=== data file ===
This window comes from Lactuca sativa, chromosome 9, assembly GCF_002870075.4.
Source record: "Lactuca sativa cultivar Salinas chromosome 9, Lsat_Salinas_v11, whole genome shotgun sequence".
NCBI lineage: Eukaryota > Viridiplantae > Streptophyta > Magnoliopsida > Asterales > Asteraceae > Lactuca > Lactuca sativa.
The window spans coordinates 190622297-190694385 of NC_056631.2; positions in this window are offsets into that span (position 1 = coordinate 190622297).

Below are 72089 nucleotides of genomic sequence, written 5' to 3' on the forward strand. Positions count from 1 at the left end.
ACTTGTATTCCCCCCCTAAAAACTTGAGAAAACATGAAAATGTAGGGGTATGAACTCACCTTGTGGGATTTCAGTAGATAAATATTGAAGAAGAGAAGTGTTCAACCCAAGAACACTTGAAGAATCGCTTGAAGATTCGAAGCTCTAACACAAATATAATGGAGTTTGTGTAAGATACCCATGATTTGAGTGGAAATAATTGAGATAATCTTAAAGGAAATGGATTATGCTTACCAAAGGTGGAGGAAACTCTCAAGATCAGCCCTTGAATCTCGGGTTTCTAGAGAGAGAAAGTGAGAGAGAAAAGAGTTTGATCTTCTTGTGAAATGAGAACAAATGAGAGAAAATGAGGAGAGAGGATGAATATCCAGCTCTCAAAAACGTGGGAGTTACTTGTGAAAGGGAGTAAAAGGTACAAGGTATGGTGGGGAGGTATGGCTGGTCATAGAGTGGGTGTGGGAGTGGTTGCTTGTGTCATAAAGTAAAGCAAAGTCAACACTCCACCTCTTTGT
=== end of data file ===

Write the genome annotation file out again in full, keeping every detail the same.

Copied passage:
This window comes from Lactuca sativa, chromosome 9, assembly GCF_002870075.4.
Source record: "Lactuca sativa cultivar Salinas chromosome 9, Lsat_Salinas_v11, whole genome shotgun sequence".
NCBI lineage: Eukaryota > Viridiplantae > Streptophyta > Magnoliopsida > Asterales > Asteraceae > Lactuca > Lactuca sativa.
The window spans coordinates 190622297-190694385 of NC_056631.2; positions in this window are offsets into that span (position 1 = coordinate 190622297).

Below are 72089 nucleotides of genomic sequence, written 5' to 3' on the forward strand. Positions count from 1 at the left end.
ACTTGTATTCCCCCCCTAAAAACTTGAGAAAACATGAAAATGTAGGGGTATGAACTCACCTTGTGGGATTTCAGTAGATAAATATTGAAGAAGAGAAGTGTTCAACCCAAGAACACTTGAAGAATCGCTTGAAGATTCGAAGCTCTAACACAAATATAATGGAGTTTGTGTAAGATACCCATGATTTGAGTGGAAATAATTGAGATAATCTTAAAGGAAATGGATTATGCTTACCAAAGGTGGAGGAAACTCTCAAGATCAGCCCTTGAATCTCGGGTTTCTAGAGAGAGAAAGTGAGAGAGAAAAGAGTTTGATCTTCTTGTGAAATGAGAACAAATGAGAGAAAATGAGGAGAGAGGATGAATATCCAGCTCTCAAAAACGTGGGAGTTACTTGTGAAAGGGAGTAAAAGGTACAAGGTATGGTGGGGAGGTATGGCTGGTCATAGAGTGGGTGTGGGAGTGGTTGCTTGTGTCATAAAGTAAAGCAAAGTCAACACTCCACCTCTTTGT